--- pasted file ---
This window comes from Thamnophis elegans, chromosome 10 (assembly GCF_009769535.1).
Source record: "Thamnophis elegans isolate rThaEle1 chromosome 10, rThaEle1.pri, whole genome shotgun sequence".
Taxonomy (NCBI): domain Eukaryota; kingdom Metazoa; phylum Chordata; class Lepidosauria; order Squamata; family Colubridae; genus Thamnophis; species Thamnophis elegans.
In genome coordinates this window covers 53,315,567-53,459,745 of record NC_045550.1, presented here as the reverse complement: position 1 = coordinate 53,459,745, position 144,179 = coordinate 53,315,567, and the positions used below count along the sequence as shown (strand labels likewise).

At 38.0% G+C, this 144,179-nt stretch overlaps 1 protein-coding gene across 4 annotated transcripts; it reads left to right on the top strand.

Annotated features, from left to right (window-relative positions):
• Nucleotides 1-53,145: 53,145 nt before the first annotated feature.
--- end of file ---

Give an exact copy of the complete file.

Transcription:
This window comes from Thamnophis elegans, chromosome 10 (assembly GCF_009769535.1).
Source record: "Thamnophis elegans isolate rThaEle1 chromosome 10, rThaEle1.pri, whole genome shotgun sequence".
Taxonomy (NCBI): domain Eukaryota; kingdom Metazoa; phylum Chordata; class Lepidosauria; order Squamata; family Colubridae; genus Thamnophis; species Thamnophis elegans.
In genome coordinates this window covers 53,315,567-53,459,745 of record NC_045550.1, presented here as the reverse complement: position 1 = coordinate 53,459,745, position 144,179 = coordinate 53,315,567, and the positions used below count along the sequence as shown (strand labels likewise).

At 38.0% G+C, this 144,179-nt stretch overlaps 1 protein-coding gene across 4 annotated transcripts; it reads left to right on the top strand.

Annotated features, from left to right (window-relative positions):
• Nucleotides 1-53,145: 53,145 nt before the first annotated feature.